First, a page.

January 14, 2016|By Hilary Ross| Food and Farms

At the intersection of Hanover and Congress Street, customers enter the new Boston Public Market and immediately encounter Red Apple Farm, where friendly staff serves up delicious hot cider, mini-donuts, apple crisps, and a variety of other homemade apple products. Al and Nancy Rose’s family has owned and operated Red Apple Farm in Phillipston, Massachusetts for four generations. After years of successful business on the farm—selling apples, driving hayrides, and pressing cider—the family opened their first Boston location in July 2015 at the Boston Public Market.

Red Apple Farm is a thriving small business, with almost 95% of their profit coming from retail sales. But as all farms, it is inherently dependent on the weather for both its products and customers. If it’s raining, hayrides and apple picking suddenly drop off a customer’s plan for the day. So, Al and his family are thrilled about the opening of The Boston Public Market. The market gives Red Apple Farm and the thirty-seven other vendors a permanent, year-round, indoor venue that is equally attractive to customers. During a stretch of 10 business days last fall, 75,000 people walked through the Market! As Al said, “as a farmer, you manage risk.” The market allows him and others to diversify, plan long-term, and reach a new, growing customer base in the center of Boston.

Hilary-BPM-blog-1Part of the Red Apple Farm display at Boston Public Market. Courtesy photo.

The Boston Public Market is a 28,000-square foot market selling only locally sourced food. Other cities, like Seattle and New York, have established public markets, but Boston is the first to launch a fully local enterprise. And what does The Conservation Fund have to do with this project? After years of careful planning, the Boston Public Market Association, the nonprofit that runs the market, developed a strong vision and raised $12 million in private and public financing to build and operate the market—including exciting food-based community programming. Yet, the group still needed $3 million to make the dream become reality. That’s where The Conservation Fund stepped in, financing the final and crucial $3 million with a land conservation loan.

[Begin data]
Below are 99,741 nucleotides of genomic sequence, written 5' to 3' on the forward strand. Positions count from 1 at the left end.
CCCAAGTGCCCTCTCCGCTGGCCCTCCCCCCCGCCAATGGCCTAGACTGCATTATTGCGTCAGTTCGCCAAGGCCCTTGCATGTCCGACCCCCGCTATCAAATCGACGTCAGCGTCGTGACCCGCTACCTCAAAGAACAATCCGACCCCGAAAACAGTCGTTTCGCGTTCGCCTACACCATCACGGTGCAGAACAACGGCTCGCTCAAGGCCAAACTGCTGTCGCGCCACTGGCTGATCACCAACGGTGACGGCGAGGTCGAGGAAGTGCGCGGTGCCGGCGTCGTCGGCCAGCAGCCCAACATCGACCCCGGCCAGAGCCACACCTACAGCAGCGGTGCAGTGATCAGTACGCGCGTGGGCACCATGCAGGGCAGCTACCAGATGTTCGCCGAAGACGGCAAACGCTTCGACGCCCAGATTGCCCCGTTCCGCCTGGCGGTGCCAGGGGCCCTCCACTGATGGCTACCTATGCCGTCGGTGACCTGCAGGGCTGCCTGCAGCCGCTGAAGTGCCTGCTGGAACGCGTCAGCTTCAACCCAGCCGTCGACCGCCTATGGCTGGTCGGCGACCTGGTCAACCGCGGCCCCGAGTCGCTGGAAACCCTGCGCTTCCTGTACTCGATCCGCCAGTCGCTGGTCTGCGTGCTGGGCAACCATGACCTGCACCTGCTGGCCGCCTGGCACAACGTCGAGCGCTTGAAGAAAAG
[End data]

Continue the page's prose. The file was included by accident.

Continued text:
The Fund is deeply committed to conservation in New England, previously investing $20 million in loans to Massachusetts land trust farmland. So, the investment in the Boston Public Market is a natural next step in the Fund’s Massachusetts conservation plans. The Market ensures that farmers have direct access to customers, creating the conditions for farms to endure and thrive economically. Al Rose confirms this, saying that due to the market, his farm is “able to hire and retain more employees, allowing the farm to be sustainable and viable in the long-term.” In fact, Al and Nancy have hired 20 new staff at the market, including Nick, their Operations Manager, and Jon, their Production Manager, who previously had been working for the Roses in Phillipston.

Other farmers are reaping similar benefits. Kate Stillman is the owner of Stillman Quality Meats, which is the only farm in Massachusetts processing their own meats, like pork, lamb, and chicken. Kate comes from a farming family—her parents have owned their own farm, Stillman’s Farms, for 34 years. The Stillmans are long-time advocates for a Boston Public Market. In fact, Kate says she can’t remember a time in her 34 years of life when her family wasn’t working towards that goal. While Kate can’t be 100% sure of the Market’s effect yet, she thinks that “the impact is going to be off the charts.” The Stillman Quality Meats staff payroll has already doubled from about a dozen people last year to 26 people this fall, completely driven by Market demand. Kate explains that the Market “will create a sustainable path for the farm, as we now have a permanent place to land 5 days a week and folks have a reliable venue to come and purchase our product.” Of course, this kind of growth comes with kinks, but the Stillman family seems more than capable of working them out. 

Hilary-BPM-blog-2Kate Stillman behind the counter of Stillman Quality Meats at the Boston Public Market. Photo by Hilary Ross. 

On a recent Sunday, crowds were swarming to purchase meats from Stillman Quality Meats, vegetables from Stillman’s Farms, apple crisps from Red Apple Farm, flowers from Soluna Garden Farm, and honey from Boston Honey Company—all locally made. From a farmer’s perspective, Kate realizes that the Boston Public Market’s total focus on local foods is something totally new. She imagines that in 5 years, farmers will be developing new methods to produce a wider variety of local food, all driven by customer demand at the Boston Public Market. Or as she says in future New England, “the amount of local food will be off the charts!” To us at the Conservation Fund, that sounds like a pretty good investment.